Ms Catherine Kellaghan

As I outlined, we have been as creative as possible in recent years in terms of engaging in cost-effective promotion of the family income supplement scheme. The Millward Brown survey which measured awareness of the family income supplement scheme found that two in three respondents had heard of the scheme but within this cohort the level of understanding of the qualification conditions was lower. Given the different criteria that must be met for somebody to access family income supplement, it is not possible to identify those who are eligible for the scheme, even through Revenue data. While the Revenue Commissioners have income data, they do not have data on hours, which makes the issue difficult. However, we will certainly examine if there is any-----

I am not suggesting that Revenue identify people who would qualify for family income supplement but that it provide data on people who may qualify for the payment, at which point the Department would-----

Ms Catherine Kellaghan


Revenue would have information on children.

Ms Catherine Kellaghan

The difficulty lies in pulling together all the different aspects that would pinpoint people who are eligible for the payment.

If information were shared, people would be recorded as being in receipt of child benefit.

Ms Catherine Kellaghan

We will examine whether there is anything to be gained in that regard and subsequently piggy-back on any mailshots Revenue may do. As I stated, we have been creative in doing what we can in a cost-effective manner.

On the personal development plan, I sometimes wonder whether these types of things are box-ticking exercises. Will the Department employ qualified persons to meet those moving into a transition to provide proper career analysis and carve out a career pathway for them?

As the witnesses are probably aware, I left the further education sector to become a Senator relatively recently. In my previous role, I was often greatly upset by the number of people with children who started further education courses in September before finding by late October, November or December that it was no longer possible to continue the course. The reason was that their courses will have had a start time of 9 a.m. and while they may have had a special arrangement under which they did not have to be present until 10 a.m. to allow them to drop children at school or whatever, they suddenly found they had fallen behind in subjects. The Department supported some excellent schemes in Finglas 15 or 20 years ago where the same programme ran three times per day to allow mothers or unemployed people to come together and agree to do either a morning, afternoon or evening session. I do not blame the Department for this problem because legislators must engage in joined up thinking to bring education and welfare closer together and provide the options required.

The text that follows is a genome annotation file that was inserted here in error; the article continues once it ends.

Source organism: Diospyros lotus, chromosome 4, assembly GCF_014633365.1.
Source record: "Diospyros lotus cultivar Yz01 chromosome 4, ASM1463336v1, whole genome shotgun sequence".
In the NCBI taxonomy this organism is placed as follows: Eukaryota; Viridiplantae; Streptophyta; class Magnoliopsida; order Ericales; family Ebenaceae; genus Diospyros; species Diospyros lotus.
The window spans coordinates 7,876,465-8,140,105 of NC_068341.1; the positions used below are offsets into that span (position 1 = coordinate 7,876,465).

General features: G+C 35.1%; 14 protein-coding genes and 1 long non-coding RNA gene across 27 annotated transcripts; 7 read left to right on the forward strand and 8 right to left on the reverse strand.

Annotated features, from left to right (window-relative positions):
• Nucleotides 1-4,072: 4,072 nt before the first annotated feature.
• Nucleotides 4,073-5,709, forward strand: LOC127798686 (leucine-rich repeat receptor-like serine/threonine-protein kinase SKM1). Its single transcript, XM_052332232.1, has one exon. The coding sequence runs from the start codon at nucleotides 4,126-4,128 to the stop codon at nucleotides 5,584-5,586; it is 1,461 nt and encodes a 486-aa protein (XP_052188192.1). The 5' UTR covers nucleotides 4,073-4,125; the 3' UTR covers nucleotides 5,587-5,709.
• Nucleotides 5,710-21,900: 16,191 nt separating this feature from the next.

On the transition payment, if the purpose of the process is to upskill and train people, why is it not called a training allowance, which is a more user-friendly term for those who need education and training?

While I may have come across as a little abrasive in my earlier contribution, I should point out that departmental officials do a tremendous job in difficult circumstances dealing with difficult people who also face difficult circumstances. I am not knocking what the Department does but expressing a view based on the perspective of consumers who may feel somewhat threatened by the changes that are taking place. The point I was making earlier was, how does one alleviate the threatening aspects of this change for consumers.

Perhaps "citizens" would be a better word.

I think the Department likes to view them as consumers. Am I right or wrong?

Ms Catherine Kellaghan

They are clients.

In that case, let us refer to them as clients.

What has been the feedback from people who have gone through the system in recent years? Has it been positive or negative?